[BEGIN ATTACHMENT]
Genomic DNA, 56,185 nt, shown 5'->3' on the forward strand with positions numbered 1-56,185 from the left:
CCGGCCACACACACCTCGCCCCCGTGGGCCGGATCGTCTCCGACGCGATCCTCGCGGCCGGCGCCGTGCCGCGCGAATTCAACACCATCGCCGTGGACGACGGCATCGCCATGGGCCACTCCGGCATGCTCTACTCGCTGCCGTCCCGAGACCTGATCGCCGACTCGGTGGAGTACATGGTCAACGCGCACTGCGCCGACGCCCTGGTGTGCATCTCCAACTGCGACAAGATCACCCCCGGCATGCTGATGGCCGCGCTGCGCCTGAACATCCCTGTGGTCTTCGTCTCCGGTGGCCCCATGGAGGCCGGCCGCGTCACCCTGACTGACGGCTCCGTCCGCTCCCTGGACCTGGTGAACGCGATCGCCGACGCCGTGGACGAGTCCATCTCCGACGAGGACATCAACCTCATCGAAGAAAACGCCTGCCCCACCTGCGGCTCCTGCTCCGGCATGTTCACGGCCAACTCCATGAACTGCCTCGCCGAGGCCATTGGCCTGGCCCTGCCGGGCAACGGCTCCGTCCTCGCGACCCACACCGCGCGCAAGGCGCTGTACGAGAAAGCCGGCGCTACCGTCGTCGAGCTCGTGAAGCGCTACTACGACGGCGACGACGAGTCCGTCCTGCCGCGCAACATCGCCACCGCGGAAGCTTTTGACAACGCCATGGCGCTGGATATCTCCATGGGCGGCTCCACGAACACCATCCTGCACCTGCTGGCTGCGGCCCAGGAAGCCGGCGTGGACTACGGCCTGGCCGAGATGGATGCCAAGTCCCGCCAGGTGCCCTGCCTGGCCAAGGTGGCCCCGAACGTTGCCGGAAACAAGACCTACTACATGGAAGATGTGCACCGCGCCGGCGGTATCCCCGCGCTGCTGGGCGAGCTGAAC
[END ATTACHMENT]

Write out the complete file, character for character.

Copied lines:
Genomic DNA, 56,185 nt, shown 5'->3' on the forward strand with positions numbered 1-56,185 from the left:
CCGGCCACACACACCTCGCCCCCGTGGGCCGGATCGTCTCCGACGCGATCCTCGCGGCCGGCGCCGTGCCGCGCGAATTCAACACCATCGCCGTGGACGACGGCATCGCCATGGGCCACTCCGGCATGCTCTACTCGCTGCCGTCCCGAGACCTGATCGCCGACTCGGTGGAGTACATGGTCAACGCGCACTGCGCCGACGCCCTGGTGTGCATCTCCAACTGCGACAAGATCACCCCCGGCATGCTGATGGCCGCGCTGCGCCTGAACATCCCTGTGGTCTTCGTCTCCGGTGGCCCCATGGAGGCCGGCCGCGTCACCCTGACTGACGGCTCCGTCCGCTCCCTGGACCTGGTGAACGCGATCGCCGACGCCGTGGACGAGTCCATCTCCGACGAGGACATCAACCTCATCGAAGAAAACGCCTGCCCCACCTGCGGCTCCTGCTCCGGCATGTTCACGGCCAACTCCATGAACTGCCTCGCCGAGGCCATTGGCCTGGCCCTGCCGGGCAACGGCTCCGTCCTCGCGACCCACACCGCGCGCAAGGCGCTGTACGAGAAAGCCGGCGCTACCGTCGTCGAGCTCGTGAAGCGCTACTACGACGGCGACGACGAGTCCGTCCTGCCGCGCAACATCGCCACCGCGGAAGCTTTTGACAACGCCATGGCGCTGGATATCTCCATGGGCGGCTCCACGAACACCATCCTGCACCTGCTGGCTGCGGCCCAGGAAGCCGGCGTGGACTACGGCCTGGCCGAGATGGATGCCAAGTCCCGCCAGGTGCCCTGCCTGGCCAAGGTGGCCCCGAACGTTGCCGGAAACAAGACCTACTACATGGAAGATGTGCACCGCGCCGGCGGTATCCCCGCGCTGCTGGGCGAGCTGAAC